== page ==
THE BLOG
11/04/2014 12:54 pm ET Updated Jan 04, 2015

10 Ways to Comfort Your Holiday Grief Without Food

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For some people, the holidays are not a time of joy and happiness. I'm one of those people. My father passed away on Christmas Eve when I was 16, then just four short years ago, my oldest son passed away in October, about the same time the holiday décor was hitting the store shelves.

Although I know I'm not the only Grinch this time of year, it often feels like it. Being surrounded by parties, cookie exchanges, decorations, Christmas music, and just general joyfulness of the holidays is exhausting when I'm just trying to hold my breath until January 2.

If you're reading this you must be one of my tribe. Welcome, and I'm sorry you're here.

The holidays are an overload of food and drink for the happiest of holiday hipsters, but for those of us struggling with grief, it can become an emotional buffet of eating our way through feelings of sadness and loss.

I have put together my favorite 10 tips for loving yourself this holiday season, without giving yourself an eggnog grief hangover.

1. Go for a walk outside. Being outside (even with the Christmas lights) is calming and often gives us a break in our surrounding we need to reset our mindset.

2. Drink lots of water. I'm not just talking about alternating every other cocktail at the office party. Staying hydrated is a great way to curb appetite and maintain your energy levels.

3. Avoid excessive caffeine. A cup of Joe in the morning is fine, but if you find yourself reaching for the caffeine in the afternoon take a step back and check in with yourself. You might be better off going to bed 30 minutes early rather than get stuck in a negative caffeine, lack-of-sleep cycle.

4. Drink green tea. Green tea has more anti-oxidants than blueberries and it also has metabolism-boosting benefits (to offset the additional calories you might eat). Additionally, it has less caffeine than coffee or black tea, so if you really need a little boost choose this and get some additional benefits.

5. Help someone else. Often we get so stuck in our own sadness we forget that, even when we're sad, we often have something to give that will make someone else's life more enjoyable. It could be as simple as donating an old coat, baking cookies for a nursing home or paying it forward in the Starbucks line.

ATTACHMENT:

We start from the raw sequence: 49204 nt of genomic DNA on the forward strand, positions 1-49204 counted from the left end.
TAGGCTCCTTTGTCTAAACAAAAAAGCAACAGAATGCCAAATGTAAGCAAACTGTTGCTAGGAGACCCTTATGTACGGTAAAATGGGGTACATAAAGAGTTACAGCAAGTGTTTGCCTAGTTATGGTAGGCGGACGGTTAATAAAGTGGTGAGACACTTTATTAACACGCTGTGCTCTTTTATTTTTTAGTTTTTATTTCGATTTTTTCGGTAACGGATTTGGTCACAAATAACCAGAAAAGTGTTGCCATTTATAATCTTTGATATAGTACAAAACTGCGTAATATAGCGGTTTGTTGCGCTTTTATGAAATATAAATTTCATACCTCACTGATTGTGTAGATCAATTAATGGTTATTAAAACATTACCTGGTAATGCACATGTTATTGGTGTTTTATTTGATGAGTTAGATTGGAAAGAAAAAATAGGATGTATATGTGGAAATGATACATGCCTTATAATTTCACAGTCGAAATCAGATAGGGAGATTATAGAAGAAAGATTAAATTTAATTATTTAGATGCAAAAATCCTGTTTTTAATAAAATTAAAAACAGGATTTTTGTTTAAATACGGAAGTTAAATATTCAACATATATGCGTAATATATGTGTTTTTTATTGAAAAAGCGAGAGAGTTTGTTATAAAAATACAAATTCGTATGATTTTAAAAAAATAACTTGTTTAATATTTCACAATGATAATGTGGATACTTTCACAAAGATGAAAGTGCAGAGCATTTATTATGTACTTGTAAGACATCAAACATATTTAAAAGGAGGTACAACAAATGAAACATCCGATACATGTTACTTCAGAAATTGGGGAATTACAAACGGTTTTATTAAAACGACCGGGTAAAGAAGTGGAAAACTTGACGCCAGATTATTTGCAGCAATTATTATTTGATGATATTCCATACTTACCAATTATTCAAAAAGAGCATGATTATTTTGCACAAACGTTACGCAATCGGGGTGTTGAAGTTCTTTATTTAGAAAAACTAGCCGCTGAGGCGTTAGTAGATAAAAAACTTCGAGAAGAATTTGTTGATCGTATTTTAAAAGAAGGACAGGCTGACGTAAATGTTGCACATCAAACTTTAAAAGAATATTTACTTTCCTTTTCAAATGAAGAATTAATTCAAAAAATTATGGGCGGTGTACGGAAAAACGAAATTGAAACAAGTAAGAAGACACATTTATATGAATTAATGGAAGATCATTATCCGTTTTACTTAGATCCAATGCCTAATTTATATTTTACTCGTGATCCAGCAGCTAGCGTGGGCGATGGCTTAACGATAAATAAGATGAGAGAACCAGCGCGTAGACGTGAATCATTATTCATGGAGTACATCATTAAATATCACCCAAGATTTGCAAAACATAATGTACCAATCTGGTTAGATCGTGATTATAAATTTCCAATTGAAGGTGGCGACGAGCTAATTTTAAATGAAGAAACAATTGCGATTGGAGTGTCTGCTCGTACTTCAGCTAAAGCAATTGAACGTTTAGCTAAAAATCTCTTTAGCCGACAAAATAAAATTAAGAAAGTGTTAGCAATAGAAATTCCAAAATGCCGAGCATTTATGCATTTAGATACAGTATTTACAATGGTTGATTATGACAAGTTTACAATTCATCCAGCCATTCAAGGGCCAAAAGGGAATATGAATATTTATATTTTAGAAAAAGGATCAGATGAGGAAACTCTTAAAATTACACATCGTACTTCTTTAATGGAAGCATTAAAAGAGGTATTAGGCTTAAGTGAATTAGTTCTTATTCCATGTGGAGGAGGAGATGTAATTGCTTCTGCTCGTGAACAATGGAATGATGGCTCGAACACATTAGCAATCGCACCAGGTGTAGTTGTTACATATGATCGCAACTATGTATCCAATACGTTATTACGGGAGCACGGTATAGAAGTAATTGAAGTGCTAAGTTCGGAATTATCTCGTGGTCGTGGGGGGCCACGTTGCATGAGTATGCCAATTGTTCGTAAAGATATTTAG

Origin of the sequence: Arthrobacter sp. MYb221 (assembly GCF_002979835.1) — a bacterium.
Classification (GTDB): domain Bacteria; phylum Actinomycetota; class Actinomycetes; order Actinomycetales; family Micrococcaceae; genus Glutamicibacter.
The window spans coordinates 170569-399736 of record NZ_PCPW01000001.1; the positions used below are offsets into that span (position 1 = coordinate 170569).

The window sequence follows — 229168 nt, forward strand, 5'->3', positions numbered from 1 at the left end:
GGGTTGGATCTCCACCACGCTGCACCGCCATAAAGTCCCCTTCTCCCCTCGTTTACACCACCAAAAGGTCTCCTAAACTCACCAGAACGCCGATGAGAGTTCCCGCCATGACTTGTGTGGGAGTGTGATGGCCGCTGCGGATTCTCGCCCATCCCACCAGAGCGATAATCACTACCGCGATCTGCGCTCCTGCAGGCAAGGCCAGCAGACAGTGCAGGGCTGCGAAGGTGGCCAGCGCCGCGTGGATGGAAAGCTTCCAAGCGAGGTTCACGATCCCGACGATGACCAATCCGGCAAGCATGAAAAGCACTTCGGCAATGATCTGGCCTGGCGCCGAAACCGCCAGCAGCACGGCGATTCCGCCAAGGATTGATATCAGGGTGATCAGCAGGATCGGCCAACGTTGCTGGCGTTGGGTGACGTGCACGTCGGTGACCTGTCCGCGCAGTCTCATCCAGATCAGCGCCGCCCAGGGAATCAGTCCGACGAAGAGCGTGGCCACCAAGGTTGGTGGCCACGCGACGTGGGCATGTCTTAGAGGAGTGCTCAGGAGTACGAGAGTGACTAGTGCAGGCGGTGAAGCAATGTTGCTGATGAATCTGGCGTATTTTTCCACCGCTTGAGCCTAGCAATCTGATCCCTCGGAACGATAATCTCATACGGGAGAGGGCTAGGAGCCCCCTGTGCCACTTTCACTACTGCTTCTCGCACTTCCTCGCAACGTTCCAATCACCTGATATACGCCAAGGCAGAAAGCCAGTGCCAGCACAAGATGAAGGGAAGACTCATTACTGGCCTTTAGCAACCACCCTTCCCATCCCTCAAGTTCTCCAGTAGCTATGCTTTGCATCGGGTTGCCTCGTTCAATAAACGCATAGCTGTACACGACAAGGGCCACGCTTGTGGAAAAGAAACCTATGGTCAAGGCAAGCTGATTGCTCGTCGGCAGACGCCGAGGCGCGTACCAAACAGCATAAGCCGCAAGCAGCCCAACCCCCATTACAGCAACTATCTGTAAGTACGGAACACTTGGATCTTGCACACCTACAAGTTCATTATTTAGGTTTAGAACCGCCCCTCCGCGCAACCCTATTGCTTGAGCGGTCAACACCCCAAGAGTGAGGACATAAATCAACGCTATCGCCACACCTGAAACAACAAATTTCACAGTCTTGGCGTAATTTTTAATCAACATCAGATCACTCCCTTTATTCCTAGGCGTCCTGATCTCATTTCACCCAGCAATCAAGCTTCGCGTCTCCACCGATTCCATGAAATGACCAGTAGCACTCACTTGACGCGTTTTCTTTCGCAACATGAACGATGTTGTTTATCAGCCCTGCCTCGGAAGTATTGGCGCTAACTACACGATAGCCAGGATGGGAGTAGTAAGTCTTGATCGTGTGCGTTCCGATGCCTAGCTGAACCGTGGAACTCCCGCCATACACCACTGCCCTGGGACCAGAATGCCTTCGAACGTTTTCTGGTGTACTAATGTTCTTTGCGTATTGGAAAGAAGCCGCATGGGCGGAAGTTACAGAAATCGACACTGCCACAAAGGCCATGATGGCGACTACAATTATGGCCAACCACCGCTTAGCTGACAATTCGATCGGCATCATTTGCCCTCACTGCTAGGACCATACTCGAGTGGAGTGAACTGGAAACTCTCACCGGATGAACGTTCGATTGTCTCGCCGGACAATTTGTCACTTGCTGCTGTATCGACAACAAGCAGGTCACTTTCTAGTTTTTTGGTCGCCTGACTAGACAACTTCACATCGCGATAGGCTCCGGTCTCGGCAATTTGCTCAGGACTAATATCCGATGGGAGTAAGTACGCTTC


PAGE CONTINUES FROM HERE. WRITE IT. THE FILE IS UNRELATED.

6. Take a bath. A detox bath that includes Epsom salts and essential oils. More importantly is taking a few minutes to yourself to be with your thoughts and consciously relax your mind and body.

7. Exercise. Even moderate intensity exercise will release feel good endorphins and help you feel more at ease. Moving your body also helps focus your mind and help you process the feelings you are having around the holidays.

8. Share with your friends. Don't assume your friends know how you feel or what you need. Many time friends want to be supportive, but aren't sure what to do. Take the guess work out and let them know what would be helpful or how you are feeling.

9. Take a field trip (i.e., play hooky). Remember in school, how much a fun it was to take a field trip? It broke up the school routine and made the day feel special. Choose a place you've never been, maybe a museum or historic place and spend a day doing something out of the ordinary.

10. Find gratitude. Even though it seems like the entire universe is happy, focus on the things in your life, not related to the holidays, you are grateful for. We can practice gratitude 365 days a year, don't get stuck in negative thinking that you might carry with you into the new year.

Bonus! Find a blue Christmas event. Search in your community and see if any churches, synagogues or other spiritual communities offer a 'blue' event. Often these organizations will plan a special evening (often non-denominational) for people just like you and me! I go to one every year and it's my favorite holiday event.